(5)對於分子量較大的抗凍蛋白，例如Type II AFPs，其一個
分子量較小的抗凍蛋白，例如Type I AFPs，其蛋白的合作數
Structural Characteristics of the Antifreeze
Proteins (AFP) and Glycoproteins (AFGP)
AFP Type I
2,600 - 33,000
3,300 - 4,500
AFP Type II
Fish antifreeze proteins - applications
In years to come, blood products may be stored for longer periods of time, a therapy for
hypothermia may be developed, and a salmon with superior growth capabilities may
Study cold water adaptation in fish with an emphasis on the antifreeze proteins found in
their blood. These vital proteins prevent ice crystals from growing in the blood when
the water temperature is very low, thus preventing the fish from freezing.
Atlantic salmon do not possess antifreeze proteins and therefore are unable to be
cultured in sub-zero waters off the Atlantic coast of Canada. In order to make salmon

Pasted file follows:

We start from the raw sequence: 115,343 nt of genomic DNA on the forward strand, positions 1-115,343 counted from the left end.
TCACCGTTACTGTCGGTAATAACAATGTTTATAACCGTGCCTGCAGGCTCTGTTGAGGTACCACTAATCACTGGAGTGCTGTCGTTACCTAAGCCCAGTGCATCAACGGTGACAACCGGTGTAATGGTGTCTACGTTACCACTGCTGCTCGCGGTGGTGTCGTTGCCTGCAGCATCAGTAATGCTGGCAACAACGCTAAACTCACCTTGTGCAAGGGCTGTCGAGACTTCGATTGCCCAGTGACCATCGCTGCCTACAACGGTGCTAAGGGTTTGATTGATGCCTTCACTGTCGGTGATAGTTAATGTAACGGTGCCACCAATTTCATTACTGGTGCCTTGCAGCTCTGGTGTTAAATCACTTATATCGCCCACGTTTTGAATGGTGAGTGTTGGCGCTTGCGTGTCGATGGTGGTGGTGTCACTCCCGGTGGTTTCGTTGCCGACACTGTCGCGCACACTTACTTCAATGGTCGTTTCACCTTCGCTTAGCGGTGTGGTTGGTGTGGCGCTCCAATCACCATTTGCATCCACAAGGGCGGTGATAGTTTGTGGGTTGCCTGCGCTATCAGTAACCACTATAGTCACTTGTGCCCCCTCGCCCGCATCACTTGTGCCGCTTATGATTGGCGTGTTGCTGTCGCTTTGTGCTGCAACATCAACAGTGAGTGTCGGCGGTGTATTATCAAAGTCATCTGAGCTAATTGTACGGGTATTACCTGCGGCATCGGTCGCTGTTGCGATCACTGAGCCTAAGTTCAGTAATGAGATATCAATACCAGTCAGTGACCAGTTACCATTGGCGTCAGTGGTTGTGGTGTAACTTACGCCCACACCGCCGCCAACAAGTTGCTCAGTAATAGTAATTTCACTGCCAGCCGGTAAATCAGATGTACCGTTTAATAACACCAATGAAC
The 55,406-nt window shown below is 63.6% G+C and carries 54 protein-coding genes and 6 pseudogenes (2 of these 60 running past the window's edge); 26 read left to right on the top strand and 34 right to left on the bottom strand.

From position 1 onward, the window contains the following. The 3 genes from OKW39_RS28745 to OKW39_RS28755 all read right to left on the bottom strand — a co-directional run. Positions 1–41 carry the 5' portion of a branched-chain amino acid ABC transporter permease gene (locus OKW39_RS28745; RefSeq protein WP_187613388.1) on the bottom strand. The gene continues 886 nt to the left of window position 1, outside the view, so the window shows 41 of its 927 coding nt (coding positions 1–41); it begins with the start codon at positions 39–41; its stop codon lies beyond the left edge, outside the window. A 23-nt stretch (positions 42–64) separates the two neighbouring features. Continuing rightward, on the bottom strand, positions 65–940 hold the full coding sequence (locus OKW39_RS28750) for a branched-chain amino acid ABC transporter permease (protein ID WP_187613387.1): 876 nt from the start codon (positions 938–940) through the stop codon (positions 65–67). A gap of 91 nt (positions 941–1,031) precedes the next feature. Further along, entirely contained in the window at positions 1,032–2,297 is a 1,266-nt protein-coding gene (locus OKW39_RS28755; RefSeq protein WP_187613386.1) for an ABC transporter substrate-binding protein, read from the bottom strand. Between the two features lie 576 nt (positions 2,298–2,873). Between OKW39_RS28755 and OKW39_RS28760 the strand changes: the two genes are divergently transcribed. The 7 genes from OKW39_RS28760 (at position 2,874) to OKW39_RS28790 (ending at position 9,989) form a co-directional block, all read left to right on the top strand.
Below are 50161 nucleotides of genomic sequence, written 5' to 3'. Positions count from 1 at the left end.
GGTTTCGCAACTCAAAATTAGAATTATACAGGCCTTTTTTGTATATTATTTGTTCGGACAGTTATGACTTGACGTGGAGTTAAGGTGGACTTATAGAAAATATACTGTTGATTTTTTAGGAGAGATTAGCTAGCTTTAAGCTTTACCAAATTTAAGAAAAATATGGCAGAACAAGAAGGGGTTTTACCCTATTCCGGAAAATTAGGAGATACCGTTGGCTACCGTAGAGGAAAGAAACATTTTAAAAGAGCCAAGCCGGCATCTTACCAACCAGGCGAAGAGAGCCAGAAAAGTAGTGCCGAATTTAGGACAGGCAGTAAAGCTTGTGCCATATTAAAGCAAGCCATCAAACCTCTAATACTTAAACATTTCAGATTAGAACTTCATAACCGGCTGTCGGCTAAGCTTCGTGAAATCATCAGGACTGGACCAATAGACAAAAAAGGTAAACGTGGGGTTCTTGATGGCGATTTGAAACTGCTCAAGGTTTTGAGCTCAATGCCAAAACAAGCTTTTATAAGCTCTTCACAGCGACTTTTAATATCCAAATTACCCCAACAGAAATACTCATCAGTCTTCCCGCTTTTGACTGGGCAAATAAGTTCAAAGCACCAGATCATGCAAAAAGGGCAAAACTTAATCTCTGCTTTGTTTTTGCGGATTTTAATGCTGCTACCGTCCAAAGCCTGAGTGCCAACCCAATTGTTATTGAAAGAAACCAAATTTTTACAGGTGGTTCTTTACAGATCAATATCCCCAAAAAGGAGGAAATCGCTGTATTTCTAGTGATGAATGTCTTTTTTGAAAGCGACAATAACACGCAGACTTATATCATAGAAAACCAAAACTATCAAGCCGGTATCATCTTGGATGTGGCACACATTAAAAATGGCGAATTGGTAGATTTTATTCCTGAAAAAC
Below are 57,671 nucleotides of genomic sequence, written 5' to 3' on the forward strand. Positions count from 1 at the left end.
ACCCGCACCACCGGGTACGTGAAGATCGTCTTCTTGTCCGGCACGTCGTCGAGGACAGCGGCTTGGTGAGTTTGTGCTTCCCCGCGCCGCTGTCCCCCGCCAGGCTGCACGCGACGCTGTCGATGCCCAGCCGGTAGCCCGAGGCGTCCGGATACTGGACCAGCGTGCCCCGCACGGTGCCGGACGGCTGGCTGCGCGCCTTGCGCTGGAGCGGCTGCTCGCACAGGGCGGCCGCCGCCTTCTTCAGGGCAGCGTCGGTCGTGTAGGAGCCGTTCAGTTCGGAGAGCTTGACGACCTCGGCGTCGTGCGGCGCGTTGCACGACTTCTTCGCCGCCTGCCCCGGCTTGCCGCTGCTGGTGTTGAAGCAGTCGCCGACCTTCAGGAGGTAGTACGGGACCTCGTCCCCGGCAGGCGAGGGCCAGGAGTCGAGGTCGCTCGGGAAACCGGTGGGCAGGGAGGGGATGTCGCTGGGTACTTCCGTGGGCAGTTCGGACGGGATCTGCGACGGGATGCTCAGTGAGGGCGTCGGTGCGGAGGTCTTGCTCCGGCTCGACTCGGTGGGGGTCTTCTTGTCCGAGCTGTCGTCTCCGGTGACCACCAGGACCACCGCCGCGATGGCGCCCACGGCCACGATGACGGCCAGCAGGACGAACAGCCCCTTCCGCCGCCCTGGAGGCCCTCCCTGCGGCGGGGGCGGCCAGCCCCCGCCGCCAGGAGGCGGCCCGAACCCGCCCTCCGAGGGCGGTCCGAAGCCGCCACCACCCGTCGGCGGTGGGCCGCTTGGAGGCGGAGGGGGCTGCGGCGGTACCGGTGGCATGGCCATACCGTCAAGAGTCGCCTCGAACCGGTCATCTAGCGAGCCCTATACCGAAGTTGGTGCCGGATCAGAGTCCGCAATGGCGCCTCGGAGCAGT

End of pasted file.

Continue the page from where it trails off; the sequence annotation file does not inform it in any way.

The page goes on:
more freeze resistant, Dr. Fletcher injected antifreeze protein genes into salmon eggs.
These genes were incorporated into the salmon's chromosomes and so far they have
passed on through three successive generations of salmon.
However, as Dr. Fletcher explained, "The levels of antifreeze found in the salmon are
low; thus, although the results are promising, more research is required before this
salmon broodstock will be of value to industry."
This is not the only research ongoing to improve the performance of salmon for
aquaculture. In 1990 Dr. Fletcher and his colleague, Dr. Choy Hew of the University of
Toronto, developed a gene that contained a salmon growth hormone and antifreeze
component. When Dr. Fletcher's team injected this gene into the salmon eggs, the
resulting transgenic salmon grew four to six times faster than standard salmon.